Virtually unheard of just a few years ago, blockchain has burst into the public consciousness, tipped as an emerging technology that will change the world. Starting life as the platform behind bitcoin, it has emerged from the shadows, placed at the peak of Gartner's Hype Cycle last year – second only to machine learning - and attracting over a billion dollars in investment.
But despite investors' willingness to throw money at it, there is still a healthy dose of scepticism and trepidation around blockchain, with many saying it won't live up to the hype. So, what's really going on?
The first challenge is understanding how it works, so a brief explanation. In essence, blockchain is a decentralised database that holds a continuously growing list of records or transactions in real time. Each set of transactions is stored together as a block, which is connected to a succession of other blocks in chronological order. Each block uses a digital signature that makes them verifiable, permanent, transparent, and extremely secure.
Blockchain has three inherent traits that make it special:
Think of all the different data sets, online and offline records and contracts that you have contact with on a daily basis, whether in your work or personal life. Now, think of all the complexities involved in analysing, cross-referencing and communicating between these different intermediaries, systems, contracts and agreements, whether that's to check ownership, identity, authenticity or make a transfer of some sort. It's work like this that keeps millions of accountants, lawyers and administrators in employment!
With blockchain, this complexity would – in theory - become a thing of the past because every transaction, contract and agreement would be automatically recorded, verified and centrally accessible. There would be no need for intermediaries, checks and bureaucracy to prove the trustworthiness or authenticity of your data, as it would be inherently secure and guaranteed. The reduced risk, would mean valuable cost and time-saving benefits in everything from payments to supply chain, government records to tracking taxpayer money. It would all be streamlined and integrated into one big super database.
This vision is why proponents of blockchain say it will revolutionise business processes across a range of sectors by removing duplication of effort, unnecessary processes, and guaranteeing greater integrity of data. In this picture, blockchain is the driver for new business models, improved risk mitigation and greater predictability within business. With all parties in a transaction verified by digital signatures, it could open the way to new trusted networks, markets and value.
In theory, it's easy to see why blockchain has been hyped up so dramatically. But it isn't as straightforward as it seems. The technology is in its infancy and bitcoin is still the only established and successful implementation of it in practice. That means it's relatively untested and has several sizeable hurdles to overcome before the utopian vision outlined above can become reality.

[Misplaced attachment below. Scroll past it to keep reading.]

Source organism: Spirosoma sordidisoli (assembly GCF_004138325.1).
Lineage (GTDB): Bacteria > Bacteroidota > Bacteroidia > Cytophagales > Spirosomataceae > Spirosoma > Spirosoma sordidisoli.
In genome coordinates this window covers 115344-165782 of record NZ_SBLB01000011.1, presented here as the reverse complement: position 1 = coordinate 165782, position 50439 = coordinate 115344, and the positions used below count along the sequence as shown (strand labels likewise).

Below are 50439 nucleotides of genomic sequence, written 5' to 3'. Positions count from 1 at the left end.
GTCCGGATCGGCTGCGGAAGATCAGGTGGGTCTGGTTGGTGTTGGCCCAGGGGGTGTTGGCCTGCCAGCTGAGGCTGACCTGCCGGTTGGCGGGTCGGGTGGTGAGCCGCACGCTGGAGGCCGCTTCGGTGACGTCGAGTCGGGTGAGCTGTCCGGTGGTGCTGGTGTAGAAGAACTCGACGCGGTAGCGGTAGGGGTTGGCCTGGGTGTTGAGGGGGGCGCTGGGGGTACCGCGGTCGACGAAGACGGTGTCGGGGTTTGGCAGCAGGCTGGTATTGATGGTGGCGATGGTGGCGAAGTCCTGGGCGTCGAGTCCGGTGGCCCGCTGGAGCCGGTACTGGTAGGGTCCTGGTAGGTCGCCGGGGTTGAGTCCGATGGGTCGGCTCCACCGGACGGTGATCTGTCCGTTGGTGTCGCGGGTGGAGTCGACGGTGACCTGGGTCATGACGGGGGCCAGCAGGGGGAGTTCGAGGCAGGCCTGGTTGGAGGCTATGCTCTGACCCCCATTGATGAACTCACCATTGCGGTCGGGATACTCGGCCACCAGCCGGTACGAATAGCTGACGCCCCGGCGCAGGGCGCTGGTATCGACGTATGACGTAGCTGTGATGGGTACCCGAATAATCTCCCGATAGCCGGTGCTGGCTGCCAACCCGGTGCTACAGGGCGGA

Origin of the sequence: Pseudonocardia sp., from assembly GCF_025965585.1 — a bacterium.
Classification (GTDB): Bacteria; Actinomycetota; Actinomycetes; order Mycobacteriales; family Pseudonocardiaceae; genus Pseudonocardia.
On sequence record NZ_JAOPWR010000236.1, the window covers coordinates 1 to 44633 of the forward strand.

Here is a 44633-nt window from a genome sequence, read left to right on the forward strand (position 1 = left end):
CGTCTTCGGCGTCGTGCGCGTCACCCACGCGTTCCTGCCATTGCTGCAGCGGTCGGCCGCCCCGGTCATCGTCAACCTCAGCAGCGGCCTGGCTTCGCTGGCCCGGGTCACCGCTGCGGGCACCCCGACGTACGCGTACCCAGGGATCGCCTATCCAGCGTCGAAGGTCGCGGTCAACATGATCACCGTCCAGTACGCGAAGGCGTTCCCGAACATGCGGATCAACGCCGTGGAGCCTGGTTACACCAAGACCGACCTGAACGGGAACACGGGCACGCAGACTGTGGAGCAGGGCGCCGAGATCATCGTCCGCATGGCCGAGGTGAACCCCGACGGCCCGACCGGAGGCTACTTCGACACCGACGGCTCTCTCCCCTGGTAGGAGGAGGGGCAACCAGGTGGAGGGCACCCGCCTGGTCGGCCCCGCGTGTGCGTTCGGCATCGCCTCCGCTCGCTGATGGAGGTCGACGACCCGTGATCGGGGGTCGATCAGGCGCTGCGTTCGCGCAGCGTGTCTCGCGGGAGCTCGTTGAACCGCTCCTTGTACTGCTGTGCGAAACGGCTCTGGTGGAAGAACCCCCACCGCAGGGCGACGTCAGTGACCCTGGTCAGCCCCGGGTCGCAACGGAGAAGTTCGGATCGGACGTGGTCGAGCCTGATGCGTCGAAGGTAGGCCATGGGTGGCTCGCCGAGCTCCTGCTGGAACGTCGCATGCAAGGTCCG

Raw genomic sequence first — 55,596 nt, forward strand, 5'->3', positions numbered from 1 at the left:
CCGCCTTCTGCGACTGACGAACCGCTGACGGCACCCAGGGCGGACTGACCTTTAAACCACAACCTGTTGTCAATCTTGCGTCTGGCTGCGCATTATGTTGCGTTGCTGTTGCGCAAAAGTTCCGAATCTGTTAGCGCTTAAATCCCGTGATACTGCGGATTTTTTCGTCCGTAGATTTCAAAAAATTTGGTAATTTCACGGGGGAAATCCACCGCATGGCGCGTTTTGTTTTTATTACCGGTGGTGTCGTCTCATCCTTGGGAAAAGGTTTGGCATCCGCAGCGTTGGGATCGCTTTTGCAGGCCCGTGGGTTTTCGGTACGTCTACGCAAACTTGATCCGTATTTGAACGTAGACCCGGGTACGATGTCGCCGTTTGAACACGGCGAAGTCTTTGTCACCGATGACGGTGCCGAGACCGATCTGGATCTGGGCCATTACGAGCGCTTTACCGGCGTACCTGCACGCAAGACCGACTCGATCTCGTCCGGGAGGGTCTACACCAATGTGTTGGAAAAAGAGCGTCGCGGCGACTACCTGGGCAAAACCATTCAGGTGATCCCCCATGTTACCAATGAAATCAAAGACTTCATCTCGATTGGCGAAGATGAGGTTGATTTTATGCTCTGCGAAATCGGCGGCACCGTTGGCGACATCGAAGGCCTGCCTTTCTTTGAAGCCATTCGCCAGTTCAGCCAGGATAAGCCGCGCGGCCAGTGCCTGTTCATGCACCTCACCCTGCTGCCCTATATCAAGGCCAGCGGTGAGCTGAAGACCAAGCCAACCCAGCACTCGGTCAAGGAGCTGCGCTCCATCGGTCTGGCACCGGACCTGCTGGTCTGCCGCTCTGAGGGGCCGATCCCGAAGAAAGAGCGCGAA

At present it's clunky to use, facing problems with transaction speed, verification of transactions and the amount of computer power used by the platform. As each record must be verified by all parties in the ledger, there are concerns that this could lead to delays and uncertainty – exactly the problems it is supposed to solve. There is also the challenge that it is simply too complex for mainstream adoption, unless it can be packaged up in a more user-friendly and easily accessible way.
Other worries concern integration and universal adoption, as to be truly effective the same version of the platform would need to be implemented across all industries and organisations. Many believe achieving this level of integration and agreement is unlikely, limiting the efficiency savings that would be possible.
Security is not yet a given and users would need to be a lot more robust reassurance before mainstream adoption is possible. Despite claims of its security and privacy strengths, blockchain involves various systems and processes that are currently untested. Users would need to be 100% confident about the existence and accuracy of all the users in the blockchain network and would require checks to verify the digital signatures and other parties involved.
There's no denying that as a nascent technology, blockchain has its issues, but that doesn't mean it won't become hugely important and maybe even live up to the hype in a few years' time. In fact, many commentators are saying it won't ever become a mainstream technology, but one of the foundational building blocks on which other technologies are built – similar to the Linux open source operating system. Only time will tell. But in the meantime, businesses are encouraged to proceed with caution – ignore blockchain at your peril, but don't bet the house on it either.
Food for thought
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